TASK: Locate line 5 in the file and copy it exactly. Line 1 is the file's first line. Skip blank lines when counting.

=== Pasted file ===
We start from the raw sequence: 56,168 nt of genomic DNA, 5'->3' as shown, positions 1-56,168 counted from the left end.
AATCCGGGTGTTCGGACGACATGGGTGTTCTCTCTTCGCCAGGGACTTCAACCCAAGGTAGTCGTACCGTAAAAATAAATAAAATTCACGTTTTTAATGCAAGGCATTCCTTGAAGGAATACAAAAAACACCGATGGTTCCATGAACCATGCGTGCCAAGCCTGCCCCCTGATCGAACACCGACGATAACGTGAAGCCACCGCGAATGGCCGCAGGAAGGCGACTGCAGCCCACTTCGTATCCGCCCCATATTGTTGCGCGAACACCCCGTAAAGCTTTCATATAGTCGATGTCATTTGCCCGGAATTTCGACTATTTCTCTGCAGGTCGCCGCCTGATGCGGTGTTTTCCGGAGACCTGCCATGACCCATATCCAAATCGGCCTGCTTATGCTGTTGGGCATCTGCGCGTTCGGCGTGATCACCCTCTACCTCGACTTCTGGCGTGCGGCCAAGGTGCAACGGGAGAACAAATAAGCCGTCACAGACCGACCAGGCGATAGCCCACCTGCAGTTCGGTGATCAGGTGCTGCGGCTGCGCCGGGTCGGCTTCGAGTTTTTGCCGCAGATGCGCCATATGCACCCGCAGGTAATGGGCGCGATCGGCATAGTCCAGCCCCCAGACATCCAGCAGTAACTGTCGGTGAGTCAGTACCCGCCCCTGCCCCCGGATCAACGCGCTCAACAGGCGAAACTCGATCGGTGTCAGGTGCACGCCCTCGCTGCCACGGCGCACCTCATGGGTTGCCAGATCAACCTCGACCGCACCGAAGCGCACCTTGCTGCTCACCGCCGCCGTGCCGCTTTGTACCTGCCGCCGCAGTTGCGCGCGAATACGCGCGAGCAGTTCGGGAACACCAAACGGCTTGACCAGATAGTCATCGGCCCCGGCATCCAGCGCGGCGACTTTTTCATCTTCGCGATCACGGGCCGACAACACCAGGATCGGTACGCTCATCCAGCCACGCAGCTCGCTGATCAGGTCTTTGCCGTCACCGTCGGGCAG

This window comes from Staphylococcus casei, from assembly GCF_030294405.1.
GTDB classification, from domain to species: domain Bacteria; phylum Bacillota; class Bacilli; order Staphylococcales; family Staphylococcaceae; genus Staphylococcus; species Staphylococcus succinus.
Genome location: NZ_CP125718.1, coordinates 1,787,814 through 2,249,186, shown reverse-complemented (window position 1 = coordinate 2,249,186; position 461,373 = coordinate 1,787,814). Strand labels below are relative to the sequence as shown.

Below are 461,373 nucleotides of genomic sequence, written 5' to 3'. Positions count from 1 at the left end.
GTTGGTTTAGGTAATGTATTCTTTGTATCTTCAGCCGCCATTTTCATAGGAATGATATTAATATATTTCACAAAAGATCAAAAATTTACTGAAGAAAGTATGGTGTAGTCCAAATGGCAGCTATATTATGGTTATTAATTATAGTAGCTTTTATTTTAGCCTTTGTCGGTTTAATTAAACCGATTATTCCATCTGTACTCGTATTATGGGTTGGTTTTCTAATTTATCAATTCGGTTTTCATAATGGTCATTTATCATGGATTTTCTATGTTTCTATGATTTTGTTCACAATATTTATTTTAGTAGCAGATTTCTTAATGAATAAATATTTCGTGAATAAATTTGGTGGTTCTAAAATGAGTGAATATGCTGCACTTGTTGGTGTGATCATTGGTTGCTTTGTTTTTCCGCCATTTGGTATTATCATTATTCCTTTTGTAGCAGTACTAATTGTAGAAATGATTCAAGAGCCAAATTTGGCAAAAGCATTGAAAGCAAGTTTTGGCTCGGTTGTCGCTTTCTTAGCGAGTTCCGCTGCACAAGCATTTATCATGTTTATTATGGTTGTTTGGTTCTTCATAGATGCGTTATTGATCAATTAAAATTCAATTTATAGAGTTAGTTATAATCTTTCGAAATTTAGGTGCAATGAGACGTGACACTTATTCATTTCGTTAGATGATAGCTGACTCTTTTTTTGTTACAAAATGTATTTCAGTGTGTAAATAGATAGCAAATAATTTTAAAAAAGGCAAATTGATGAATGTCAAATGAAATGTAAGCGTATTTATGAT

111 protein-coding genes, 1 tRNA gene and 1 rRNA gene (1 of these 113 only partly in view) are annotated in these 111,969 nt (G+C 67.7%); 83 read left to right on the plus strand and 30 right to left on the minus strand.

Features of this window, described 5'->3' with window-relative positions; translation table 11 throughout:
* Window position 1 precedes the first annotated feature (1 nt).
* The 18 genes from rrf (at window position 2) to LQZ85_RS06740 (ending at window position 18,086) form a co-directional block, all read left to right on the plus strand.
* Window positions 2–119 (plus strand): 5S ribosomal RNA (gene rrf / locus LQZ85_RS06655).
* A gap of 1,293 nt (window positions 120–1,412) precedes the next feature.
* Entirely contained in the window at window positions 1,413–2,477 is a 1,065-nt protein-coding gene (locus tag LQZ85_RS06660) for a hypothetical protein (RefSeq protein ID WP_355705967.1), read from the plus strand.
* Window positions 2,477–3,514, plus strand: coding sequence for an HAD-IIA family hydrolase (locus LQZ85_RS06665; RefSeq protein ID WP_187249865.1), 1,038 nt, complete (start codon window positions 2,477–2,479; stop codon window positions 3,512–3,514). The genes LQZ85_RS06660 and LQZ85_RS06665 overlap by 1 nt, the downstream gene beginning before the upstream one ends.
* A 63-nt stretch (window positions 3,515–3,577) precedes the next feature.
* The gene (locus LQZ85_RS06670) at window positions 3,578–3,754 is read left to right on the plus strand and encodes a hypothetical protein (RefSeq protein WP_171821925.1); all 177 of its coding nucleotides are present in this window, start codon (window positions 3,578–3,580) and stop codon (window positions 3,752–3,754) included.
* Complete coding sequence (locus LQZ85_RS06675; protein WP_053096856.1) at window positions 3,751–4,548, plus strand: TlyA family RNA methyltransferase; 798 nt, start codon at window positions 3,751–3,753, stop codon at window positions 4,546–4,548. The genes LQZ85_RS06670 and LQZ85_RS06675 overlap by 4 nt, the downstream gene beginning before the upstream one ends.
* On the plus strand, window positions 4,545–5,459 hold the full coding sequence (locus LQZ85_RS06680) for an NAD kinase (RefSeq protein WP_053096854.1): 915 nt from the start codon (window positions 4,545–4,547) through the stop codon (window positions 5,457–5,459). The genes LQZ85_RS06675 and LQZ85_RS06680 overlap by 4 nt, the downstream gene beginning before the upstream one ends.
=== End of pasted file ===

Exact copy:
Genome location: NZ_CP125718.1, coordinates 1,787,814 through 2,249,186, shown reverse-complemented (window position 1 = coordinate 2,249,186; position 461,373 = coordinate 1,787,814). Strand labels below are relative to the sequence as shown.